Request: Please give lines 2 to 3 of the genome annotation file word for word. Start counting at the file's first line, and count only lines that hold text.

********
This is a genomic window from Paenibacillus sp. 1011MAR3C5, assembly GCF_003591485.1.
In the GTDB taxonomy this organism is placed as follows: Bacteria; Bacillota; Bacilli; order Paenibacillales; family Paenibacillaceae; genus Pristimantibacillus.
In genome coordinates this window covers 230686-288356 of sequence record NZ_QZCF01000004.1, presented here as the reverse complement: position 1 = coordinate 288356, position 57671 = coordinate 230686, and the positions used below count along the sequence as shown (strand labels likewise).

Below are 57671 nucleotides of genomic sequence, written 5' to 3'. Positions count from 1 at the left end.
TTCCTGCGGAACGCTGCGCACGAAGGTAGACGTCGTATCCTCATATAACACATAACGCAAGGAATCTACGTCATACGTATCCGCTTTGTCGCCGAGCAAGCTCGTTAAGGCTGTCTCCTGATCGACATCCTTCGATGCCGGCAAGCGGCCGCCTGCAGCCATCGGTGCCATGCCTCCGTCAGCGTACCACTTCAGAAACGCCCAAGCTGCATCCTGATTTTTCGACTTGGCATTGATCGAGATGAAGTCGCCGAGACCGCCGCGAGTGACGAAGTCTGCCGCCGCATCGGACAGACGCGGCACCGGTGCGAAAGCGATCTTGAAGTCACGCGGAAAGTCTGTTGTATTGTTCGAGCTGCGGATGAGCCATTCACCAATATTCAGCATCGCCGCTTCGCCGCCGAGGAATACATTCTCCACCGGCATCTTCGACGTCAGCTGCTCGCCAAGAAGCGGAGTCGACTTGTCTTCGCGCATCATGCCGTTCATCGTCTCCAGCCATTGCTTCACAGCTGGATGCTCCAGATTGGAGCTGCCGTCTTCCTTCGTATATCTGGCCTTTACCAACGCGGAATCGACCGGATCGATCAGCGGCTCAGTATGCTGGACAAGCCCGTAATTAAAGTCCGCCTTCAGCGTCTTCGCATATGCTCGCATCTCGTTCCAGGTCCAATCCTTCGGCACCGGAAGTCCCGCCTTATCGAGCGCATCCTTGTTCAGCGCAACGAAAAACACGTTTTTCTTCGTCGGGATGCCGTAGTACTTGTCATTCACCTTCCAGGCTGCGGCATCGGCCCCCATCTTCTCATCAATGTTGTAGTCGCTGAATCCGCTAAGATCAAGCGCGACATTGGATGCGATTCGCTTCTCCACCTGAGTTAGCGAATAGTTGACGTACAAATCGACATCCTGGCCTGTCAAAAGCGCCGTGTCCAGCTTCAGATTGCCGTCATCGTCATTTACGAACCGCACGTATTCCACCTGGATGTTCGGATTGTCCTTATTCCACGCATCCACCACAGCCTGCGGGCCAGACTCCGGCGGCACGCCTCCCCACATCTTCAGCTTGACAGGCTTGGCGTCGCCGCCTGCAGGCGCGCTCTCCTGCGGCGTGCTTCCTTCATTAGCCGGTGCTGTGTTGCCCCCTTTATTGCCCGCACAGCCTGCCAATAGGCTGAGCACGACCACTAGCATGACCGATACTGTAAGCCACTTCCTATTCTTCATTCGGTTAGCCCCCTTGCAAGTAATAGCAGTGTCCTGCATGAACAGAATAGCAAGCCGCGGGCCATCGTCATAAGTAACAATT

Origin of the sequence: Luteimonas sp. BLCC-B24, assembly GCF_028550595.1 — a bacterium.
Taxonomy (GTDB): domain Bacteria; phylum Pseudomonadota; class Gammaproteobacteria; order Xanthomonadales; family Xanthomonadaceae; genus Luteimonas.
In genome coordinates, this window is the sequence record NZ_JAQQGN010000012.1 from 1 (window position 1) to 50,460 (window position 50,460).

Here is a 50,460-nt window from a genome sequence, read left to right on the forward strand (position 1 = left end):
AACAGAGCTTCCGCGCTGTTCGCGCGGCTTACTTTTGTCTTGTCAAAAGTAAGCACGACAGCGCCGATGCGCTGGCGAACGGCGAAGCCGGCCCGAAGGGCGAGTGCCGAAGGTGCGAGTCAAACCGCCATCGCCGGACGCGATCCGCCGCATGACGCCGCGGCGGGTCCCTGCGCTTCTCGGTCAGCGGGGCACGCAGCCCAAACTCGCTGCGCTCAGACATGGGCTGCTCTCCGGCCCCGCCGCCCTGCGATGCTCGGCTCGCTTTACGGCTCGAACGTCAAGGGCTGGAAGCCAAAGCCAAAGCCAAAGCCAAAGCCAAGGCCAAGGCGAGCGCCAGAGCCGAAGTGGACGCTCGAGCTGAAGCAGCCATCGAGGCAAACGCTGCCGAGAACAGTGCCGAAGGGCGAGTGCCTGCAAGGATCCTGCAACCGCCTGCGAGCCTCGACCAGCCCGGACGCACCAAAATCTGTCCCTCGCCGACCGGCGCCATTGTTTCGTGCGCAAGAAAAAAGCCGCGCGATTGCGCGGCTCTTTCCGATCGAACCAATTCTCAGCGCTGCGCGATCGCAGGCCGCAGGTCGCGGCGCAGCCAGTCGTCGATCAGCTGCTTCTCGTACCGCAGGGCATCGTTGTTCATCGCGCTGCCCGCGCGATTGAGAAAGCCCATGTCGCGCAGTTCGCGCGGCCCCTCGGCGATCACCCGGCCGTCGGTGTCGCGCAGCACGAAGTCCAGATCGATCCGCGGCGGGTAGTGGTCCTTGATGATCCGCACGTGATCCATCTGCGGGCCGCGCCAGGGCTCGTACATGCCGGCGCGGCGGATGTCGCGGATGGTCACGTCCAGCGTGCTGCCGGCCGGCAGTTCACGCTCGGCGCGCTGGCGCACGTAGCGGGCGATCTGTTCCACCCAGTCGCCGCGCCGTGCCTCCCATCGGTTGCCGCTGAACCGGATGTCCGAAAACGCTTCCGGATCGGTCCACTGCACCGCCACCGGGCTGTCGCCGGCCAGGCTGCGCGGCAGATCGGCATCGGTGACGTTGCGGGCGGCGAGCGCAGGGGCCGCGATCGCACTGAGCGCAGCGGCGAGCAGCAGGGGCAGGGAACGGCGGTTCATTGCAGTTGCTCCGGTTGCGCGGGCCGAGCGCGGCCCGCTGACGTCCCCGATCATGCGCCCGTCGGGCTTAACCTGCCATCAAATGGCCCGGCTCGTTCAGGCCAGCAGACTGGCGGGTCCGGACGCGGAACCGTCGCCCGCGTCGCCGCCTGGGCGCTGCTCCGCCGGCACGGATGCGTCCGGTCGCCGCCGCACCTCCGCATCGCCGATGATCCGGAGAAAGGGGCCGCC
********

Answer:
In the GTDB taxonomy this organism is placed as follows: Bacteria; Bacillota; Bacilli; order Paenibacillales; family Paenibacillaceae; genus Pristimantibacillus.
In genome coordinates this window covers 230686-288356 of sequence record NZ_QZCF01000004.1, presented here as the reverse complement: position 1 = coordinate 288356, position 57671 = coordinate 230686, and the positions used below count along the sequence as shown (strand labels likewise).